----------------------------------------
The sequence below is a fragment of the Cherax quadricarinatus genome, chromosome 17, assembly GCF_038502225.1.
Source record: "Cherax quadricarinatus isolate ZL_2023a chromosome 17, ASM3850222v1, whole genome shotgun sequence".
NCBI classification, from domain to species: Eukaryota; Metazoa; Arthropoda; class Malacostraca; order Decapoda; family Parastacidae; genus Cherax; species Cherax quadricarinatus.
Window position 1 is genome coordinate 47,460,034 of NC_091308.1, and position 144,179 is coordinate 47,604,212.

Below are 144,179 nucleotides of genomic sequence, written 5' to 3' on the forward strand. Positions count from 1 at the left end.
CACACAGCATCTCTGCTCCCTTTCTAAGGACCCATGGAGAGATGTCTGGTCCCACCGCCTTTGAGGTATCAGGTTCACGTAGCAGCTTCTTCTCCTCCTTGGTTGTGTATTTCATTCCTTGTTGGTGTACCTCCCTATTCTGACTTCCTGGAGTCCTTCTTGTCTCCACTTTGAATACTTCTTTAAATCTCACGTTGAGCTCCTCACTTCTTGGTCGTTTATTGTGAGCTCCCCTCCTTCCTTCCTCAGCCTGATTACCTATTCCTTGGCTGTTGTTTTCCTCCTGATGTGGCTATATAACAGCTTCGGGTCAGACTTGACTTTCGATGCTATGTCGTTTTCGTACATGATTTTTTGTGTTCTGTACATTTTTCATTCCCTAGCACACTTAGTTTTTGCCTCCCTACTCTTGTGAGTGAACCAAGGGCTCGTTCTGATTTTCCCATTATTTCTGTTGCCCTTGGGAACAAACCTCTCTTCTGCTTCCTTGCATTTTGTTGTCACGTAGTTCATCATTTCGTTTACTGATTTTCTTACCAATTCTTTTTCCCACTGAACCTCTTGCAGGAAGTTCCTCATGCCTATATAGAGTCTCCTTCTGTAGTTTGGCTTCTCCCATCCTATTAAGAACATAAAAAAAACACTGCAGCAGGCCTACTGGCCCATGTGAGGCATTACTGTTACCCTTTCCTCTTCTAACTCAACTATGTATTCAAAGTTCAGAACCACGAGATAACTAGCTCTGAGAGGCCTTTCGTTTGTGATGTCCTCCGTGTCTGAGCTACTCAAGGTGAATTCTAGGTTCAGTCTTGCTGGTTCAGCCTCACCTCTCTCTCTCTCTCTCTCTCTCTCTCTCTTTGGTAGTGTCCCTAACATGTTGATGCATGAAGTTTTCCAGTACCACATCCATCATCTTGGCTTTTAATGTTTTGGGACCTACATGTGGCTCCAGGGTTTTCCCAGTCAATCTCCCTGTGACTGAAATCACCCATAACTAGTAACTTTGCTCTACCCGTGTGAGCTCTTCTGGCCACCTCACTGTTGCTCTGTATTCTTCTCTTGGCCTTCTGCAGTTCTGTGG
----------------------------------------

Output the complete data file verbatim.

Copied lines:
The sequence below is a fragment of the Cherax quadricarinatus genome, chromosome 17, assembly GCF_038502225.1.
Source record: "Cherax quadricarinatus isolate ZL_2023a chromosome 17, ASM3850222v1, whole genome shotgun sequence".
NCBI classification, from domain to species: Eukaryota; Metazoa; Arthropoda; class Malacostraca; order Decapoda; family Parastacidae; genus Cherax; species Cherax quadricarinatus.
Window position 1 is genome coordinate 47,460,034 of NC_091308.1, and position 144,179 is coordinate 47,604,212.

Below are 144,179 nucleotides of genomic sequence, written 5' to 3' on the forward strand. Positions count from 1 at the left end.
CACACAGCATCTCTGCTCCCTTTCTAAGGACCCATGGAGAGATGTCTGGTCCCACCGCCTTTGAGGTATCAGGTTCACGTAGCAGCTTCTTCTCCTCCTTGGTTGTGTATTTCATTCCTTGTTGGTGTACCTCCCTATTCTGACTTCCTGGAGTCCTTCTTGTCTCCACTTTGAATACTTCTTTAAATCTCACGTTGAGCTCCTCACTTCTTGGTCGTTTATTGTGAGCTCCCCTCCTTCCTTCCTCAGCCTGATTACCTATTCCTTGGCTGTTGTTTTCCTCCTGATGTGGCTATATAACAGCTTCGGGTCAGACTTGACTTTCGATGCTATGTCGTTTTCGTACATGATTTTTTGTGTTCTGTACATTTTTCATTCCCTAGCACACTTAGTTTTTGCCTCCCTACTCTTGTGAGTGAACCAAGGGCTCGTTCTGATTTTCCCATTATTTCTGTTGCCCTTGGGAACAAACCTCTCTTCTGCTTCCTTGCATTTTGTTGTCACGTAGTTCATCATTTCGTTTACTGATTTTCTTACCAATTCTTTTTCCCACTGAACCTCTTGCAGGAAGTTCCTCATGCCTATATAGAGTCTCCTTCTGTAGTTTGGCTTCTCCCATCCTATTAAGAACATAAAAAAAACACTGCAGCAGGCCTACTGGCCCATGTGAGGCATTACTGTTACCCTTTCCTCTTCTAACTCAACTATGTATTCAAAGTTCAGAACCACGAGATAACTAGCTCTGAGAGGCCTTTCGTTTGTGATGTCCTCCGTGTCTGAGCTACTCAAGGTGAATTCTAGGTTCAGTCTTGCTGGTTCAGCCTCACCTCTCTCTCTCTCTCTCTCTCTCTCTCTCTTTGGTAGTGTCCCTAACATGTTGATGCATGAAGTTTTCCAGTACCACATCCATCATCTTGGCTTTTAATGTTTTGGGACCTACATGTGGCTCCAGGGTTTTCCCAGTCAATCTCCCTGTGACTGAAATCACCCATAACTAGTAACTTTGCTCTACCCGTGTGAGCTCTTCTGGCCACCTCACTGTTGCTCTGTATTCTTCTCTTGGCCTTCTGCAGTTCTGTGG